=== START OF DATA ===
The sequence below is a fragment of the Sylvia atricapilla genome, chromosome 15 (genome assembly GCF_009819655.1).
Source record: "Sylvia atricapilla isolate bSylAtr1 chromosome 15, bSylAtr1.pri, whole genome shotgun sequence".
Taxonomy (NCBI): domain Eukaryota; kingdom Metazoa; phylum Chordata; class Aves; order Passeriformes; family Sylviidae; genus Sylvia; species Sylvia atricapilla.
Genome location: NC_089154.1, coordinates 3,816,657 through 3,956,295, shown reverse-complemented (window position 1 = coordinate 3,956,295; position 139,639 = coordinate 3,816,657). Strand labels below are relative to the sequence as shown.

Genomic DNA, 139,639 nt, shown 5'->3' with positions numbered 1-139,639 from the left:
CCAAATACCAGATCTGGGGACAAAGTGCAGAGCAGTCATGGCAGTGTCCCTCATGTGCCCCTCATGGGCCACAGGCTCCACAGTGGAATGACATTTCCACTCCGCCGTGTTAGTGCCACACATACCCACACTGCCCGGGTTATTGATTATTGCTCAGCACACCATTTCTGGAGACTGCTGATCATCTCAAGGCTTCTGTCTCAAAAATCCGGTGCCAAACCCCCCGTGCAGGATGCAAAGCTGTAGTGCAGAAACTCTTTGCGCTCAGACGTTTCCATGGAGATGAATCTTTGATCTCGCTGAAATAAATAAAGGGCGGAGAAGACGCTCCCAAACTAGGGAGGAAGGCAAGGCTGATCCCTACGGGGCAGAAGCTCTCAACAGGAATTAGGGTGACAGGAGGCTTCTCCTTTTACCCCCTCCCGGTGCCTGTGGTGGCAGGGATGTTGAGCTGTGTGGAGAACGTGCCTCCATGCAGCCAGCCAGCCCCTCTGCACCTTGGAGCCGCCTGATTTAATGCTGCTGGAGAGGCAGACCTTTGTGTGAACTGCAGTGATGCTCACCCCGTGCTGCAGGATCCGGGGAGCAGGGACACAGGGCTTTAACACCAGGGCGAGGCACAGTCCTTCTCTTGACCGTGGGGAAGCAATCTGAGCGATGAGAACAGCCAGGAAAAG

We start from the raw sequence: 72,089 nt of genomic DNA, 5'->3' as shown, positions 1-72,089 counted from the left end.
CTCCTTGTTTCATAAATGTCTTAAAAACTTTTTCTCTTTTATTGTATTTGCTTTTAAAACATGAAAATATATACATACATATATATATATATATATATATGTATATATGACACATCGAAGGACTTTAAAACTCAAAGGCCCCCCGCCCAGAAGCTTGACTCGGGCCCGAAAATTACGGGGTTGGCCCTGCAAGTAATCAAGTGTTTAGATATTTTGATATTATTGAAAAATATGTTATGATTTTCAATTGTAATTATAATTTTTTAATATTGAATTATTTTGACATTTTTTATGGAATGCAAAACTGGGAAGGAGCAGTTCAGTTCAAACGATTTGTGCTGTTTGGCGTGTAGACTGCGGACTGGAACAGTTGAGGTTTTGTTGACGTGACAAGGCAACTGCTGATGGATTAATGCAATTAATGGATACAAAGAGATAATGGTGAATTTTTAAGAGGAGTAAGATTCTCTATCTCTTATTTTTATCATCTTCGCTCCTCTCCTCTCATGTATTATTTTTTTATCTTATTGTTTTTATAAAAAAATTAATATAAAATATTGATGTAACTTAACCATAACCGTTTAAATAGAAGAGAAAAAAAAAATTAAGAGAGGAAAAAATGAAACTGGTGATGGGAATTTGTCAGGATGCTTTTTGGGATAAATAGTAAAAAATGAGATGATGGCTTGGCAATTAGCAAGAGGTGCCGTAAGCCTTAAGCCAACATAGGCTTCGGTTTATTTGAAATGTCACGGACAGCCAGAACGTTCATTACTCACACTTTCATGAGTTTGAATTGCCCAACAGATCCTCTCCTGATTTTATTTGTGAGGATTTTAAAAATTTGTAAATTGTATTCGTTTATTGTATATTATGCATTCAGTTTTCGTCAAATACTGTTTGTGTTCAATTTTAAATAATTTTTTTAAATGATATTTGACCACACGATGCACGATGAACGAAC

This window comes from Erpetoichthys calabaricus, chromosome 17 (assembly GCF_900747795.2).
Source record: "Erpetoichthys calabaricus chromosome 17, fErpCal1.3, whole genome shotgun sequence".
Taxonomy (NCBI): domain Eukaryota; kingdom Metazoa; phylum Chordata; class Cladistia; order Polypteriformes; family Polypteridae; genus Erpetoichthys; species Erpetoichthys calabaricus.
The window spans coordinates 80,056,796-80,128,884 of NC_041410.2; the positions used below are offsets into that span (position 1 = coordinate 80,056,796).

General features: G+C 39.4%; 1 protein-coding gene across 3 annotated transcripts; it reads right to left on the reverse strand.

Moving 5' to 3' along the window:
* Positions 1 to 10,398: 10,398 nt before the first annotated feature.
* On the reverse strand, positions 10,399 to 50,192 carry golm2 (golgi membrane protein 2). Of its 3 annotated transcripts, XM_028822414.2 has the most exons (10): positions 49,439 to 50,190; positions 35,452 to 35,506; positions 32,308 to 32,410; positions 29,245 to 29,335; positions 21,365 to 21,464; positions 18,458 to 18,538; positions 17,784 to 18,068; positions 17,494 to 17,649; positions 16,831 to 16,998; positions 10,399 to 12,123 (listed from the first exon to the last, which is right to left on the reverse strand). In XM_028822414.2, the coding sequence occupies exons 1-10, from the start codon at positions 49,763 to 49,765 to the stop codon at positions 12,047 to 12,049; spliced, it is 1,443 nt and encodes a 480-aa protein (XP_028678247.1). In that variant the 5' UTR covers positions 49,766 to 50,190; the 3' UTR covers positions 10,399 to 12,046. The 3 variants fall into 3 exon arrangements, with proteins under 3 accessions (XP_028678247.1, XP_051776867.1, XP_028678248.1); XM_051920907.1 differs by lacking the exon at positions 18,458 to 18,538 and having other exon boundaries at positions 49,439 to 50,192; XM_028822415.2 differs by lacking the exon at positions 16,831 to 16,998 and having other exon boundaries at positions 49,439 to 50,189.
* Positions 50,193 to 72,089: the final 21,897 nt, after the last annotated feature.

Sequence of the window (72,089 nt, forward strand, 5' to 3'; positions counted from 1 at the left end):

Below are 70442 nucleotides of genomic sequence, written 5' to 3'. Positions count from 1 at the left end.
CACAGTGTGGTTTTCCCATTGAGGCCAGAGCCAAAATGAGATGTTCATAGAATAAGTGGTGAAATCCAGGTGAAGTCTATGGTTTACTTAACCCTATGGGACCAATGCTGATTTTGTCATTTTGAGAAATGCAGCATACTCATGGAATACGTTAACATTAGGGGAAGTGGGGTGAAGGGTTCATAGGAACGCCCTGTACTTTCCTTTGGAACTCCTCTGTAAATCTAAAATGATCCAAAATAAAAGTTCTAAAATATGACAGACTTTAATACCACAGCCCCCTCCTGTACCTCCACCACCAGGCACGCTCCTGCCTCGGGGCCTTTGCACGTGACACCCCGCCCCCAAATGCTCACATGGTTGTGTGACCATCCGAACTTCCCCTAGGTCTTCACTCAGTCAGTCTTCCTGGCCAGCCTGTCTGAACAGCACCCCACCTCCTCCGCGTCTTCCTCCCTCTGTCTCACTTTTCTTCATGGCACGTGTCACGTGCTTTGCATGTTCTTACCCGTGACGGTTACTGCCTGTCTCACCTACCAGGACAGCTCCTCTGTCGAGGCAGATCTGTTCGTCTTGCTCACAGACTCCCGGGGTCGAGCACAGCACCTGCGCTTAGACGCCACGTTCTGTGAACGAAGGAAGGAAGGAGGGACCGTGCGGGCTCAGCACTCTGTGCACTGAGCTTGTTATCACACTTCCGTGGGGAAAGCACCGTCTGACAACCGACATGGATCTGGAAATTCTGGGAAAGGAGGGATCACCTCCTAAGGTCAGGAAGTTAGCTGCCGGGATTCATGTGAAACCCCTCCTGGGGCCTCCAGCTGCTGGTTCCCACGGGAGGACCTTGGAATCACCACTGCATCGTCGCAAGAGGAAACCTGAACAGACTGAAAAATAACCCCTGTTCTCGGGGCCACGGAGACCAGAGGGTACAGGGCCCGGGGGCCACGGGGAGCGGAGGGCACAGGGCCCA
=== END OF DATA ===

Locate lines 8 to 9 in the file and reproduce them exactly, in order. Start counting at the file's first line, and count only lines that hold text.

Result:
CTCCTTGTTTCATAAATGTCTTAAAAACTTTTTCTCTTTTATTGTATTTGCTTTTAAAACATGAAAATATATACATACATATATATATATATATATATATGTATATATGACACATCGAAGGACTTTAAAACTCAAAGGCCCCCCGCCCAGAAGCTTGACTCGGGCCCGAAAATTACGGGGTTGGCCCTGCAAGTAATCAAGTGTTTAGATATTTTGATATTATTGAAAAATATGTTATGATTTTCAATTGTAATTATAATTTTTTAATATTGAATTATTTTGACATTTTTTATGGAATGCAAAACTGGGAAGGAGCAGTTCAGTTCAAACGATTTGTGCTGTTTGGCGTGTAGACTGCGGACTGGAACAGTTGAGGTTTTGTTGACGTGACAAGGCAACTGCTGATGGATTAATGCAATTAATGGATACAAAGAGATAATGGTGAATTTTTAAGAGGAGTAAGATTCTCTATCTCTTATTTTTATCATCTTCGCTCCTCTCCTCTCATGTATTATTTTTTTATCTTATTGTTTTTATAAAAAAATTAATATAAAATATTGATGTAACTTAACCATAACCGTTTAAATAGAAGAGAAAAAAAAAATTAAGAGAGGAAAAAATGAAACTGGTGATGGGAATTTGTCAGGATGCTTTTTGGGATAAATAGTAAAAAATGAGATGATGGCTTGGCAATTAGCAAGAGGTGCCGTAAGCCTTAAGCCAACATAGGCTTCGGTTTATTTGAAATGTCACGGACAGCCAGAACGTTCATTACTCACACTTTCATGAGTTTGAATTGCCCAACAGATCCTCTCCTGATTTTATTTGTGAGGATTTTAAAAATTTGTAAATTGTATTCGTTTATTGTATATTATGCATTCAGTTTTCGTCAAATACTGTTTGTGTTCAATTTTAAATAATTTTTTTAAATGATATTTGACCACACGATGCACGATGAACGAAC

This window comes from Erpetoichthys calabaricus, chromosome 17 (assembly GCF_900747795.2).